‘My husband racked up more than £15,000 worth of debt and to me that felt worse than a one-night stand. It wasn’t just one moment of weakness – it was years of hiding the truth and damaging our future. We have separate accounts and a joint mortgage and I only found out about the debt when I was trying to switch mortgage companies. I needed to share all our finances with the broker. My husband tried to avoid giving me his account statements – saying he was busy, or he’d forgotten his password – but eventually he had to tell me the truth. I felt as though I’d been hit by a train. We don’t have much money but I’d always believed that, apart from our mortgage, we were debt-free. I’ve never even had an overdraft and thought he was the same. We weren’t able to remortgage and needed help with the spiralling debt and the interest, so my sister has helped us out and we’re slowly paying her back. She wondered if he has a secret life or a gambling habit but his story is that we overspend as a family. He pays for the Saturday shop, then there’s Christmases, birthdays, always something, and the debt has just built up. Truthfully? I don’t know if I believe him. I hope I’m beginning to trust him again and that we’re open about our finances. But sometimes I do wonder what else he’s hiding.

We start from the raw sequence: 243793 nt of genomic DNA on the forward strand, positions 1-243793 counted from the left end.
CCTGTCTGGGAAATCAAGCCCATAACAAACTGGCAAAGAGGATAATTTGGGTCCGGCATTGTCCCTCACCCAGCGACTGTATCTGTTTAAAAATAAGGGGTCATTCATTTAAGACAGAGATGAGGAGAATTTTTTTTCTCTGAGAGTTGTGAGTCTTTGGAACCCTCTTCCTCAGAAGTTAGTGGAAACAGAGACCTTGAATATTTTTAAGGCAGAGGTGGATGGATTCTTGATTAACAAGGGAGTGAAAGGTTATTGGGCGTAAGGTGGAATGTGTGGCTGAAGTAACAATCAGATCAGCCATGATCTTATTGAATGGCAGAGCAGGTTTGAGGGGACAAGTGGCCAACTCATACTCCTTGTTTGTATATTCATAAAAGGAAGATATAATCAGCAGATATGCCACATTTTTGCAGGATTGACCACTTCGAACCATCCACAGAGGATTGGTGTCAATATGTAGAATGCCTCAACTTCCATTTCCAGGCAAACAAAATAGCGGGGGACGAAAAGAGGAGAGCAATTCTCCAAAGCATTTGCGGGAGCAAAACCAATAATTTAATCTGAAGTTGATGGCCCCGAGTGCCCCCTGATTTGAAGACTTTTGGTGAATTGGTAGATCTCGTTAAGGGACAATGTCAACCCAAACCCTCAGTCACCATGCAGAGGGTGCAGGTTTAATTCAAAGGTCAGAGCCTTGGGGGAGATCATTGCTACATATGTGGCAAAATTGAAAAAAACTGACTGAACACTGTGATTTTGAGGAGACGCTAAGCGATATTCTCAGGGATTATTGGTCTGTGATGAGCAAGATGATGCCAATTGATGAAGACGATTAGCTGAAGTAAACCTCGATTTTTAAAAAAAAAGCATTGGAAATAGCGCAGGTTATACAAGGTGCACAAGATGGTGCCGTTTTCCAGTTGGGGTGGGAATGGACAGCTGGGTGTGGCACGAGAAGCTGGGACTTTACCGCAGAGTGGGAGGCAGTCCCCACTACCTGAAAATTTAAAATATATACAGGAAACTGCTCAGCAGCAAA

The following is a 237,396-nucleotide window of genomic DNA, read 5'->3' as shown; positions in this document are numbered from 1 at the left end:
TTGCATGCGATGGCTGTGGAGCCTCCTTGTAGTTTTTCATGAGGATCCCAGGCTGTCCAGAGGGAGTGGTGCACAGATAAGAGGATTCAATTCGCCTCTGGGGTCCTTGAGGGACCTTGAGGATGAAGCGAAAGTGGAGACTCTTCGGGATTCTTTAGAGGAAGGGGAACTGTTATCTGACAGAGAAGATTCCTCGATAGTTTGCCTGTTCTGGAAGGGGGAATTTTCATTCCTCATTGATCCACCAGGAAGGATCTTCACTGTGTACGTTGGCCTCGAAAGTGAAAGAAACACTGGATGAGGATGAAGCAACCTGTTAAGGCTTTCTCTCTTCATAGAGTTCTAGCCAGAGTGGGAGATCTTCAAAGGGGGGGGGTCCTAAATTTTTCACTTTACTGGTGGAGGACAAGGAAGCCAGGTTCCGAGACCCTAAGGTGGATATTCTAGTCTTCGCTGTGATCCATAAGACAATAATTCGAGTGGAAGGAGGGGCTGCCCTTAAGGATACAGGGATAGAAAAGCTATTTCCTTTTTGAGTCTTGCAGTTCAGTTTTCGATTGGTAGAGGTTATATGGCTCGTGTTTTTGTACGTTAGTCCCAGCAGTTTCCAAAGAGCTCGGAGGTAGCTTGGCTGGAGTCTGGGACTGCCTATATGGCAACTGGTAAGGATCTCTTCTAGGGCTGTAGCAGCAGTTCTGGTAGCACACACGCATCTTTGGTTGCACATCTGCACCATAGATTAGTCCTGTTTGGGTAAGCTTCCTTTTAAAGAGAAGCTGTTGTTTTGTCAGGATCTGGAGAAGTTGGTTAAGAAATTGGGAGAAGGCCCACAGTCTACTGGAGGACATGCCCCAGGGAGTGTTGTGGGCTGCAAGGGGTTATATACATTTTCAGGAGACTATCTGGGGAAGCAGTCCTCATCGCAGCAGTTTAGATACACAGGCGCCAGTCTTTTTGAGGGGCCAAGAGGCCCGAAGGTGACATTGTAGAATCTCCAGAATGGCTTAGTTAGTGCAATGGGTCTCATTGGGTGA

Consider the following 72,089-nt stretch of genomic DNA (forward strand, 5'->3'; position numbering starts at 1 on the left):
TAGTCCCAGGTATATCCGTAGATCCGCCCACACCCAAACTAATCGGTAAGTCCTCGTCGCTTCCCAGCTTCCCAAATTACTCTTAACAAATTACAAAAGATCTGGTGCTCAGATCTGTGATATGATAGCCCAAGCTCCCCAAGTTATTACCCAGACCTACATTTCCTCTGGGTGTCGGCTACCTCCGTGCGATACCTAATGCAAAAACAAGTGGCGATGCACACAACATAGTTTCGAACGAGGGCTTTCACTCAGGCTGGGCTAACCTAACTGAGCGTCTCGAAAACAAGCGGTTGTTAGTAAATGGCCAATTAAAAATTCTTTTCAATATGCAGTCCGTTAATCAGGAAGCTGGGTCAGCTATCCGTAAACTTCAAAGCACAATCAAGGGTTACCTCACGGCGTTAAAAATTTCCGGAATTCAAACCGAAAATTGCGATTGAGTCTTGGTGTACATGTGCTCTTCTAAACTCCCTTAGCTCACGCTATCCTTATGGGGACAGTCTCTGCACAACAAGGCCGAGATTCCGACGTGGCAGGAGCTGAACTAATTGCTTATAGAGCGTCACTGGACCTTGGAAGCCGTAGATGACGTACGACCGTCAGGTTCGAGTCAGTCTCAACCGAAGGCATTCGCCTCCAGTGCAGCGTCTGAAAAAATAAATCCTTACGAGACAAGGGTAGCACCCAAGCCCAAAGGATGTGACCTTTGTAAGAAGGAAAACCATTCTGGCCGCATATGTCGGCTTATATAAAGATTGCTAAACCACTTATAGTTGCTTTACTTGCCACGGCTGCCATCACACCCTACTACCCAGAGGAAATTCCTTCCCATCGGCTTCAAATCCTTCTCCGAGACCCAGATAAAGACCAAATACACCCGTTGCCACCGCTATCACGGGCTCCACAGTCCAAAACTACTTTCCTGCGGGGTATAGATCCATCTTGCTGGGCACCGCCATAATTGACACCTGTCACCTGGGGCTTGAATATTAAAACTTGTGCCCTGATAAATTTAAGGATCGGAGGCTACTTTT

My husband having an affair after 33 years of marriage wasn’t the worst betrayal – and that’s not what ended it. Our last child had left for university, my husband was looking at retirement and there was all the emotion that comes with that – and everyone does stupid things in a long marriage. He told me he’d run into an old colleague outside his office, someone he’d known 20 years ago. It was a chance meeting, they went for a drink, and that was the start of their fling. It didn’t take me long to guess what was going on – when you’ve been married that long and your spouse suddenly starts coming home late and staring into space looking moody, you know something’s up. I kept asking until he admitted it. We talked and cried, I spent time staying at our son’s, then we reconciled and moved on. But a few months later, I found a letter from the other woman in his briefcase along with a poem. The contents showed that they didn’t “bump into each other” by accident – he had looked her up and sent her a message. He’d made it happen – so he had still been lying to me when we were trying to sort it out. The trust was destroyed and we’re now divorced.